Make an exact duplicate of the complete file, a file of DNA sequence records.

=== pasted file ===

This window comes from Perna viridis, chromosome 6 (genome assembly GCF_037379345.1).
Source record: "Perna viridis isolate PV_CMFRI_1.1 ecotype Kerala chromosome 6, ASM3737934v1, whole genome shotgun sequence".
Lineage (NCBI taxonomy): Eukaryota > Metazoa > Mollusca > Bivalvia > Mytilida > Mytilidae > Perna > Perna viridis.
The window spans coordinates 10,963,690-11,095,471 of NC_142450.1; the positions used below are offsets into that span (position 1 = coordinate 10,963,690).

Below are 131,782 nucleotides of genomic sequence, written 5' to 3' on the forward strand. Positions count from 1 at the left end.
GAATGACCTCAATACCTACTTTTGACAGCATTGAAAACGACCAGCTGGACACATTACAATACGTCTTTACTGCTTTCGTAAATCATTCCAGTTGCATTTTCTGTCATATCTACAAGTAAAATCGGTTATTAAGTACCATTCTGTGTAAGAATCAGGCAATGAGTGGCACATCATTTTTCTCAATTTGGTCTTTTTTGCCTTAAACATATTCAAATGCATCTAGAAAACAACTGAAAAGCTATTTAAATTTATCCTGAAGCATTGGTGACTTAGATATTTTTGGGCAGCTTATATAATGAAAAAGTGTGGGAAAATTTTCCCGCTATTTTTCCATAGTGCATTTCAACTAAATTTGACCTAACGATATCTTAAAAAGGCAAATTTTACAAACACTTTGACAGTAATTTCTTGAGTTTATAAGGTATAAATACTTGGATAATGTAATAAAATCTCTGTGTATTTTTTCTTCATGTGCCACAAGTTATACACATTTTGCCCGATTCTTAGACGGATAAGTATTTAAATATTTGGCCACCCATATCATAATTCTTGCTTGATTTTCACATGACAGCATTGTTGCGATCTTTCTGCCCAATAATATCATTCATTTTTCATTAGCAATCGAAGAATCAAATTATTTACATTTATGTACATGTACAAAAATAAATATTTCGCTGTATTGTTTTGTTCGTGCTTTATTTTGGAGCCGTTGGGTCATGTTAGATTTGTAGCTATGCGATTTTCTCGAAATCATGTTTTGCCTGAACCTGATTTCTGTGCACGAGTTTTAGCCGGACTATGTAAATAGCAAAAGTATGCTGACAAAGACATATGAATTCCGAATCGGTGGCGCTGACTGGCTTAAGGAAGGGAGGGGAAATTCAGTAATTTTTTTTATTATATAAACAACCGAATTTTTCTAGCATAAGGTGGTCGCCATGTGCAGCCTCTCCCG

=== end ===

This window comes from Perna viridis, chromosome 6 (genome assembly GCF_037379345.1).
Source record: "Perna viridis isolate PV_CMFRI_1.1 ecotype Kerala chromosome 6, ASM3737934v1, whole genome shotgun sequence".
Lineage (NCBI taxonomy): Eukaryota > Metazoa > Mollusca > Bivalvia > Mytilida > Mytilidae > Perna > Perna viridis.
The window spans coordinates 10,963,690-11,095,471 of NC_142450.1; the positions used below are offsets into that span (position 1 = coordinate 10,963,690).

Below are 131,782 nucleotides of genomic sequence, written 5' to 3' on the forward strand. Positions count from 1 at the left end.
GAATGACCTCAATACCTACTTTTGACAGCATTGAAAACGACCAGCTGGACACATTACAATACGTCTTTACTGCTTTCGTAAATCATTCCAGTTGCATTTTCTGTCATATCTACAAGTAAAATCGGTTATTAAGTACCATTCTGTGTAAGAATCAGGCAATGAGTGGCACATCATTTTTCTCAATTTGGTCTTTTTTGCCTTAAACATATTCAAATGCATCTAGAAAACAACTGAAAAGCTATTTAAATTTATCCTGAAGCATTGGTGACTTAGATATTTTTGGGCAGCTTATATAATGAAAAAGTGTGGGAAAATTTTCCCGCTATTTTTCCATAGTGCATTTCAACTAAATTTGACCTAACGATATCTTAAAAAGGCAAATTTTACAAACACTTTGACAGTAATTTCTTGAGTTTATAAGGTATAAATACTTGGATAATGTAATAAAATCTCTGTGTATTTTTTCTTCATGTGCCACAAGTTATACACATTTTGCCCGATTCTTAGACGGATAAGTATTTAAATATTTGGCCACCCATATCATAATTCTTGCTTGATTTTCACATGACAGCATTGTTGCGATCTTTCTGCCCAATAATATCATTCATTTTTCATTAGCAATCGAAGAATCAAATTATTTACATTTATGTACATGTACAAAAATAAATATTTCGCTGTATTGTTTTGTTCGTGCTTTATTTTGGAGCCGTTGGGTCATGTTAGATTTGTAGCTATGCGATTTTCTCGAAATCATGTTTTGCCTGAACCTGATTTCTGTGCACGAGTTTTAGCCGGACTATGTAAATAGCAAAAGTATGCTGACAAAGACATATGAATTCCGAATCGGTGGCGCTGACTGGCTTAAGGAAGGGAGGGGAAATTCAGTAATTTTTTTTATTATATAAACAACCGAATTTTTCTAGCATAAGGTGGTCGCCATGTGCAGCCTCTCCCG